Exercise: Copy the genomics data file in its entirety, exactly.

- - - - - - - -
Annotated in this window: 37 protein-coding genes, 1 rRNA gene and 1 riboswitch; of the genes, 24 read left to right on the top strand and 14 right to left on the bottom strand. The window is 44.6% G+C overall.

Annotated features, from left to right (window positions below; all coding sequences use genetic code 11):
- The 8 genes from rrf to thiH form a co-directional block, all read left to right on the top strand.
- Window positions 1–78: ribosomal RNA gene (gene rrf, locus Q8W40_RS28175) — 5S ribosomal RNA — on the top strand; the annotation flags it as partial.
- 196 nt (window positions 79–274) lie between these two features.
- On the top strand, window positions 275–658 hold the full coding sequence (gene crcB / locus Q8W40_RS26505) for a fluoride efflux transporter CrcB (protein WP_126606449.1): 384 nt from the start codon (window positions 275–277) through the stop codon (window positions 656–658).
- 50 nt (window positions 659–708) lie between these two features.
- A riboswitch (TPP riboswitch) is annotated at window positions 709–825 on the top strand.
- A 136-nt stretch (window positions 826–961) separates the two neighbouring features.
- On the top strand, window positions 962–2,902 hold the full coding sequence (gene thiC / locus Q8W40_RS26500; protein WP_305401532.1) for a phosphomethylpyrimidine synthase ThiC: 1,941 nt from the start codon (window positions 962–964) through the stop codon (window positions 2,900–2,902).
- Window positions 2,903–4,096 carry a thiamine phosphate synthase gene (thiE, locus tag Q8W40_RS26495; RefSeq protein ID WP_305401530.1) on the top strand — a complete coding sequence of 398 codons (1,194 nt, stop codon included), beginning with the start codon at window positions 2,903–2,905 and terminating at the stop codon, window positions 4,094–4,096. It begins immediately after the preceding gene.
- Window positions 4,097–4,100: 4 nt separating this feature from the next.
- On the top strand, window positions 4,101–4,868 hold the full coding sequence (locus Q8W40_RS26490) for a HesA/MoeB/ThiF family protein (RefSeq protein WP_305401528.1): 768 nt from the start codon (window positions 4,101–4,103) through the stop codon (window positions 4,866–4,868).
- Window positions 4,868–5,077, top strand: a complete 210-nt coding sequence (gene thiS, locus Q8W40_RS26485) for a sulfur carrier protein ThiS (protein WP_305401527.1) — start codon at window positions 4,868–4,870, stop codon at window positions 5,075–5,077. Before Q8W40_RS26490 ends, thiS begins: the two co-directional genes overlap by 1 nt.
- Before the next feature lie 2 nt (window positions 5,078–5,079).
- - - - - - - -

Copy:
Annotated in this window: 37 protein-coding genes, 1 rRNA gene and 1 riboswitch; of the genes, 24 read left to right on the top strand and 14 right to left on the bottom strand. The window is 44.6% G+C overall.

Annotated features, from left to right (window positions below; all coding sequences use genetic code 11):
- The 8 genes from rrf to thiH form a co-directional block, all read left to right on the top strand.
- Window positions 1–78: ribosomal RNA gene (gene rrf, locus Q8W40_RS28175) — 5S ribosomal RNA — on the top strand; the annotation flags it as partial.
- 196 nt (window positions 79–274) lie between these two features.
- On the top strand, window positions 275–658 hold the full coding sequence (gene crcB / locus Q8W40_RS26505) for a fluoride efflux transporter CrcB (protein WP_126606449.1): 384 nt from the start codon (window positions 275–277) through the stop codon (window positions 656–658).
- 50 nt (window positions 659–708) lie between these two features.
- A riboswitch (TPP riboswitch) is annotated at window positions 709–825 on the top strand.
- A 136-nt stretch (window positions 826–961) separates the two neighbouring features.
- On the top strand, window positions 962–2,902 hold the full coding sequence (gene thiC / locus Q8W40_RS26500; protein WP_305401532.1) for a phosphomethylpyrimidine synthase ThiC: 1,941 nt from the start codon (window positions 962–964) through the stop codon (window positions 2,900–2,902).
- Window positions 2,903–4,096 carry a thiamine phosphate synthase gene (thiE, locus tag Q8W40_RS26495; RefSeq protein ID WP_305401530.1) on the top strand — a complete coding sequence of 398 codons (1,194 nt, stop codon included), beginning with the start codon at window positions 2,903–2,905 and terminating at the stop codon, window positions 4,094–4,096. It begins immediately after the preceding gene.
- Window positions 4,097–4,100: 4 nt separating this feature from the next.
- On the top strand, window positions 4,101–4,868 hold the full coding sequence (locus Q8W40_RS26490) for a HesA/MoeB/ThiF family protein (RefSeq protein WP_305401528.1): 768 nt from the start codon (window positions 4,101–4,103) through the stop codon (window positions 4,866–4,868).
- Window positions 4,868–5,077, top strand: a complete 210-nt coding sequence (gene thiS, locus Q8W40_RS26485) for a sulfur carrier protein ThiS (protein WP_305401527.1) — start codon at window positions 4,868–4,870, stop codon at window positions 5,075–5,077. Before Q8W40_RS26490 ends, thiS begins: the two co-directional genes overlap by 1 nt.
- Before the next feature lie 2 nt (window positions 5,078–5,079).